Skip to content
Reading time: 2 minutes

landscape of Honolulu harbor

Now that a significant part of Hawaiʻi’s economy has been shut down to slow the spread of the coronavirus, how rapidly will economic conditions improve as the positive effects of government relief measures are felt, and as restrictions are gradually eased over the coming weeks and months?

A blog post by the University of Hawaiʻi Economic Research Organization (UHERO) on May 4 describes developing baseline assumptions about the state’s recovery, potential alternative paths and how such assumptions will be key drivers of the economic forecasts to be released later this month.

There will be progress in rolling out screening, testing and tracing of visitors, which will allow for reopening of the visitor industry by the last week of July, although the pace of visitor return will be very slow. By December, only half of the arrivals lost to the COVID-19 pandemic will have been recovered in UHERO’s baseline scenario.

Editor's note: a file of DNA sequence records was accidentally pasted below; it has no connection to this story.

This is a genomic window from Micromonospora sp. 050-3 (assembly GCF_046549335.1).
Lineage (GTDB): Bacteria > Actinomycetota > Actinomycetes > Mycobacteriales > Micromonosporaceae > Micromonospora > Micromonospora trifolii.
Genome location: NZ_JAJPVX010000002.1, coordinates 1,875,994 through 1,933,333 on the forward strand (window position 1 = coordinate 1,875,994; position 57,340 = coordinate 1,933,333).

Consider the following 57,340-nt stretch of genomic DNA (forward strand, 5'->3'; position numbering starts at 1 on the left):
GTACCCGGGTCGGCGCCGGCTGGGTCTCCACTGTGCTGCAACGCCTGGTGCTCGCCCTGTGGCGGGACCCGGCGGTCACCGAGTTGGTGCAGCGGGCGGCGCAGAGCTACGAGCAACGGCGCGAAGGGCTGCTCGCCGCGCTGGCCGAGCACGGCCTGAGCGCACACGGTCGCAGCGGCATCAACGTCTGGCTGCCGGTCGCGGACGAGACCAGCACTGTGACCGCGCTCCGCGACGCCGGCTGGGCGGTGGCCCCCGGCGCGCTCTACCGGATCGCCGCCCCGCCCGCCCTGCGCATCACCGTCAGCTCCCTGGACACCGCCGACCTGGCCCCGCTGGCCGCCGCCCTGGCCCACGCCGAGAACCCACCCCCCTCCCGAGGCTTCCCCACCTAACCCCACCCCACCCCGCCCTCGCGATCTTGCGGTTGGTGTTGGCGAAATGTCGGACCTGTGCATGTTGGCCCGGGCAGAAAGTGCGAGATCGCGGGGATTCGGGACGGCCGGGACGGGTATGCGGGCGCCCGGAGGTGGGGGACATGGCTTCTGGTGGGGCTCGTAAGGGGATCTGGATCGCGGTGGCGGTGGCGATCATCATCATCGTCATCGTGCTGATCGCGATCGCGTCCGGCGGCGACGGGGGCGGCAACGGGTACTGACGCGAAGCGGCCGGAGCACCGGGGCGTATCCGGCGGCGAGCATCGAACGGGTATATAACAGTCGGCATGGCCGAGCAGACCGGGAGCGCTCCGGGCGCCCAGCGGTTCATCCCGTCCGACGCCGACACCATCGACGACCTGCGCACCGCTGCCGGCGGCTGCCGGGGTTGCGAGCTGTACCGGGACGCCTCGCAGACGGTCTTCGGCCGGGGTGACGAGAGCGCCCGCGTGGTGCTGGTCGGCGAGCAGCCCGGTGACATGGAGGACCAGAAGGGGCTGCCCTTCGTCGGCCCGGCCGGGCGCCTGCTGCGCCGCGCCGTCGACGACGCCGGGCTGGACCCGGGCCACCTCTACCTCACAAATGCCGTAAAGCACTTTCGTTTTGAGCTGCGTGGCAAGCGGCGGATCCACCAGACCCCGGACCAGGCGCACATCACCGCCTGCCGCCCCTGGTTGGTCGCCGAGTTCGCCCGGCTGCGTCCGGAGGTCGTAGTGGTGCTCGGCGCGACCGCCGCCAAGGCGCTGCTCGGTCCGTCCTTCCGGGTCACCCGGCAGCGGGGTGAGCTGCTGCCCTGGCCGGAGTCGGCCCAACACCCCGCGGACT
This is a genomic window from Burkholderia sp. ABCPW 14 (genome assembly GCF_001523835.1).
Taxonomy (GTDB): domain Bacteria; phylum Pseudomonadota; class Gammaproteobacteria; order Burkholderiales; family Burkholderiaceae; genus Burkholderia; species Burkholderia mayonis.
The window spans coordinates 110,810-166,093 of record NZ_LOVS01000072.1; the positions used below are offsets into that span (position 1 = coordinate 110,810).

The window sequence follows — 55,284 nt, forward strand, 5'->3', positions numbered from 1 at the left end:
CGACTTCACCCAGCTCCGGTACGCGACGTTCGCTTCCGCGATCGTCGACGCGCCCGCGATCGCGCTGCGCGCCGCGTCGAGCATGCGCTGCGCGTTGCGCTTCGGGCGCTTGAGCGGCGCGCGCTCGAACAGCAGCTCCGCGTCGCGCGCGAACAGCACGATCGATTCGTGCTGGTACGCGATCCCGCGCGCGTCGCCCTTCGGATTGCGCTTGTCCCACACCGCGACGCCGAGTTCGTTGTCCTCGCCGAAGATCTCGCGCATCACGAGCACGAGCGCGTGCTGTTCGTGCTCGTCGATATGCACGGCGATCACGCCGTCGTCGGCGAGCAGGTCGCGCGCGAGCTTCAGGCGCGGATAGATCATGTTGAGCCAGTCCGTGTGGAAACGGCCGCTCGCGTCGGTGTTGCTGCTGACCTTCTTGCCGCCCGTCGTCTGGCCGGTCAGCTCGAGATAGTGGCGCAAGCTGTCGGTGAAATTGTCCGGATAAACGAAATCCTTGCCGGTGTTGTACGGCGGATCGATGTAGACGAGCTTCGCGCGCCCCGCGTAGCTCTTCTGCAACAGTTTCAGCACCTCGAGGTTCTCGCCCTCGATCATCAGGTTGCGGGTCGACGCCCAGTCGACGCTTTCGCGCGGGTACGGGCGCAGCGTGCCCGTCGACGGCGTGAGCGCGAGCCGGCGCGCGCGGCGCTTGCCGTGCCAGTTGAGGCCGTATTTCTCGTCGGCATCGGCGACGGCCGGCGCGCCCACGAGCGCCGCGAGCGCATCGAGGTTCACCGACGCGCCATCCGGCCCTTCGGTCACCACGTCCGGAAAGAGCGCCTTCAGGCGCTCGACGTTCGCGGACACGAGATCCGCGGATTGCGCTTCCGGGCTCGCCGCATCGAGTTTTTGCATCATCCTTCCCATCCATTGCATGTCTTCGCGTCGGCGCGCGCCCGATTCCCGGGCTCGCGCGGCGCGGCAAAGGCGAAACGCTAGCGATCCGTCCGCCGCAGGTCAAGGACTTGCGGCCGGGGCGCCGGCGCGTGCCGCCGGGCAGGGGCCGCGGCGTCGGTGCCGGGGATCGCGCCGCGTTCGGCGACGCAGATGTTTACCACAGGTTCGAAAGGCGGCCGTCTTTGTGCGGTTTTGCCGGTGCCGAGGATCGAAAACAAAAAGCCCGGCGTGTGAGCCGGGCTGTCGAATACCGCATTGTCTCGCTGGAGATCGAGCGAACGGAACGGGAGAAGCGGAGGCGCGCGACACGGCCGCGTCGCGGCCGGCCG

The pace of recovery of the non-tourism economy will be more rapid than for tourism, but would still be measured. “We assume that the process of reopening businesses will continue gradually in May, and that once the stay-at-home order is lifted, local consumption will ramp up slowly at first as businesses and consumers adjust to a ‘new normal,’” said UHERO.

Other points:

  • By December 2020, 75 percent of economic activity lost due to the stay-at-home order will have been reversed.
  • By the fourth quarter of this year, of the 220,000 lost jobs due to COVID-19, 110,000 will have been recovered. While this represents significant progress, the unemployment rate will likely remain well into double-digits at year’s end.
  • In a pessimistic scenario, there will be no significant tourism reopening until the last week of September.
  • For locally-focused firms, the main development supporting a more optimistic outcome is a robust public health environment, with testing, tracing and isolation efforts that contain the virus in Hawaiʻi.

Read the full policy brief on UHERO’s website.

By Lisa Shirota

Back To Top